The cooperation framework outlined in two key Chinese government documents focuses on energy, infrastructure construction, trade, and investment in the Middle East. They barely mention security cooperation – in line with Beijing’s narrative that its involvement in the region does not advance its geopolitical goals. Beijing is careful to avoid replicating what it sees as Western intervention and puts forward a narrative of neutral engagement with all countries – including those that are at odds with each other – on the basis of mutually beneficial agreements. China has a vision of a multipolar order in the Middle East based on non-interference in, and partnerships with, other states – one in which the country will promote stability through “developmental peace” rather than the Western notion of “democratic peace”.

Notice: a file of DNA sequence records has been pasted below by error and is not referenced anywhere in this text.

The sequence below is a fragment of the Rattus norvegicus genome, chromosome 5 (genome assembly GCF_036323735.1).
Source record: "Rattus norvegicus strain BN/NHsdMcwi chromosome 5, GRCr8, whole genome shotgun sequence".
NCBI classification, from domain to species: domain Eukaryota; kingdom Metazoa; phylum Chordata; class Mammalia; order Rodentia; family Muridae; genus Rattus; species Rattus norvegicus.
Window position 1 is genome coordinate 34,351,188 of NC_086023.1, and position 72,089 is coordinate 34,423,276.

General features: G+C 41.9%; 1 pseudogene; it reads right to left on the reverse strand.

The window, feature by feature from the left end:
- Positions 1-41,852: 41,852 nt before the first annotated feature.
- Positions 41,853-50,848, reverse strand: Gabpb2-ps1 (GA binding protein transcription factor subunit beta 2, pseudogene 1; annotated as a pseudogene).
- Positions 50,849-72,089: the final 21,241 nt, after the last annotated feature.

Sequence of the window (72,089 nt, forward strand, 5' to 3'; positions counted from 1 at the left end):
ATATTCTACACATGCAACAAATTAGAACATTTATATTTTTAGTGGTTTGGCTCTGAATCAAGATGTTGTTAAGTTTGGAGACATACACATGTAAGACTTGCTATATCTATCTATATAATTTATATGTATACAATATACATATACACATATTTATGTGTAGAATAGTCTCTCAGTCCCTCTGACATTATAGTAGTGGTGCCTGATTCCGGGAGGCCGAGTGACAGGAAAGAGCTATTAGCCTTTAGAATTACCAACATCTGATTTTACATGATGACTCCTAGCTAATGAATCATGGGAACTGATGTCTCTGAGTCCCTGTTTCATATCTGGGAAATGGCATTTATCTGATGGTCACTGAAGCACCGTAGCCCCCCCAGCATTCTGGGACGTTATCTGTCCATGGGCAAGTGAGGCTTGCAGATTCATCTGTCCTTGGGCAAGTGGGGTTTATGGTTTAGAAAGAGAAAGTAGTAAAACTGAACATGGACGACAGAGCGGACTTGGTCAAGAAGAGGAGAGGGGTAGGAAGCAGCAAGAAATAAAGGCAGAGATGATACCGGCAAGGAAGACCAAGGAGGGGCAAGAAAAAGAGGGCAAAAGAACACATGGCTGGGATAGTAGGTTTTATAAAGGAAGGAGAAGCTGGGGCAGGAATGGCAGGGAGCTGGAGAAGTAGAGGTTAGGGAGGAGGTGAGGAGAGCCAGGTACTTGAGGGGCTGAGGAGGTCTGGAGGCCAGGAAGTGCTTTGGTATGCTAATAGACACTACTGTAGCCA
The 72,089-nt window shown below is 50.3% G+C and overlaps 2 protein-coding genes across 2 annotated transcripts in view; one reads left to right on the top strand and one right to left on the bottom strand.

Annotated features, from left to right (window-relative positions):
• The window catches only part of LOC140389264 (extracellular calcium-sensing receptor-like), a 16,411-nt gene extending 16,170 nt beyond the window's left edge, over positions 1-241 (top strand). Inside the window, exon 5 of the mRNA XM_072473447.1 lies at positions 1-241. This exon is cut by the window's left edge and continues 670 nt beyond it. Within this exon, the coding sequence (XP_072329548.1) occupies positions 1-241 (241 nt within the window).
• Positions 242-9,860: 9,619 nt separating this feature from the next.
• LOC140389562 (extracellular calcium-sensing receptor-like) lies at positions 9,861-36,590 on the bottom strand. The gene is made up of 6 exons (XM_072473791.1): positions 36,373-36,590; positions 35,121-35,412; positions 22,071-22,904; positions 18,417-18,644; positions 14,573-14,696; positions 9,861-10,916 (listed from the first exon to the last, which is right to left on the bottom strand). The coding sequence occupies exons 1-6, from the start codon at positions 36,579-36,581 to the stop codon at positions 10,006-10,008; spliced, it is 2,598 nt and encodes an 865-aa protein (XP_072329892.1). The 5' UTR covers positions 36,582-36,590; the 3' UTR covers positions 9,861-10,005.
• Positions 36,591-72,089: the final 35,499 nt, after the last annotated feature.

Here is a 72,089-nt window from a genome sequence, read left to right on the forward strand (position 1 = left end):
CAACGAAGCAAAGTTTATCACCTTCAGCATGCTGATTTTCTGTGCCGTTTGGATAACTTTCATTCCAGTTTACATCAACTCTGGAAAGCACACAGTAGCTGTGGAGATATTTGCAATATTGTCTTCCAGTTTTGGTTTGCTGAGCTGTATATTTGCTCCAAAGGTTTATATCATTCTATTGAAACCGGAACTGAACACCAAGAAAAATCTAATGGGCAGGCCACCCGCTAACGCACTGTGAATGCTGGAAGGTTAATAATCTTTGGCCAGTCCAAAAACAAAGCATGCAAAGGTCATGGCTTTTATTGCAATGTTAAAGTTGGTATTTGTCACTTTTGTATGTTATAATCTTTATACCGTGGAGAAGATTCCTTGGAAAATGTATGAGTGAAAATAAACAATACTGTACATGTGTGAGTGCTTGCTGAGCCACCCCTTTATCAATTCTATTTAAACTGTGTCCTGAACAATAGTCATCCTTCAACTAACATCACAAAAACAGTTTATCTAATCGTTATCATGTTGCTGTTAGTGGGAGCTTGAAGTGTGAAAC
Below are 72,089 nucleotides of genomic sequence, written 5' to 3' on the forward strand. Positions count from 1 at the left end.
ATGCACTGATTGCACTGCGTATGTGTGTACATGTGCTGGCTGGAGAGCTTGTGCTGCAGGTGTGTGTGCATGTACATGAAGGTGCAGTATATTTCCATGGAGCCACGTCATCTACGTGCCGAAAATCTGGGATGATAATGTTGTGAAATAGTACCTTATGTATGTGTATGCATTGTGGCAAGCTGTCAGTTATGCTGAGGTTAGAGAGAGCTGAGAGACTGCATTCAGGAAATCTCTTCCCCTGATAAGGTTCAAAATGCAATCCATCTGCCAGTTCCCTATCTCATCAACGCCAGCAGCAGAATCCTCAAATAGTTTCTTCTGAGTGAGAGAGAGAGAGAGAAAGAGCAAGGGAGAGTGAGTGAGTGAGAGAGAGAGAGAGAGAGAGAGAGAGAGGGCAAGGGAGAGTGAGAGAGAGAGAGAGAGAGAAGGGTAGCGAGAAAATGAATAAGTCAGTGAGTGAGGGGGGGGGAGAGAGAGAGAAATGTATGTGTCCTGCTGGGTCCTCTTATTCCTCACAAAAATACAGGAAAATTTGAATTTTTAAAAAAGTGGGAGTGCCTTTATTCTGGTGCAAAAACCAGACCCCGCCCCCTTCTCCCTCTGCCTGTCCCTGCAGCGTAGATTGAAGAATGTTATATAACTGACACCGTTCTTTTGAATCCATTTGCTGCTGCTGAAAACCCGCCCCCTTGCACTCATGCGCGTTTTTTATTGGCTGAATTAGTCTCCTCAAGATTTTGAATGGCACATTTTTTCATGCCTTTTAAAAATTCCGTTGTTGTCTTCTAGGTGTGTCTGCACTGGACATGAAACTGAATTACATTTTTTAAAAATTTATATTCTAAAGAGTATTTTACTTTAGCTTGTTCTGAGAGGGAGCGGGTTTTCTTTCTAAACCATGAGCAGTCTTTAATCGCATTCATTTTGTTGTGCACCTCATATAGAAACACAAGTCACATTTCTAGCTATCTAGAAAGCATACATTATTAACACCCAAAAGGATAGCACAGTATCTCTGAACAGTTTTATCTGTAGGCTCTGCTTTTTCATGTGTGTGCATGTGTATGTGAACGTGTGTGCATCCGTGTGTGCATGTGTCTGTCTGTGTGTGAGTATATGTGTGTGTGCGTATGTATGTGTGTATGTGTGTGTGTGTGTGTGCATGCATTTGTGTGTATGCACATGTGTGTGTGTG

However, Beijing will likely struggle to maintain its neutral narrative as Chinese interests in the volatile region grow. This will be especially true if the US speeds up its apparent withdrawal from the Middle East, a trend that is likely to force China to protect these interests itself. China may not want to strengthen its political and security presence in the region – but it may feel that it has no choice in the matter. Meanwhile, China’s deepening engagement with countries on both sides of fierce rivalries could drag it into disputes unrelated to its core objectives. While it is apparently happy to maintain a more distant role for the moment, China is already showing initial – albeit still small – signs of deepening political and security involvement in the Middle East. It remains to be seen how far the country will take this, and to what end goal.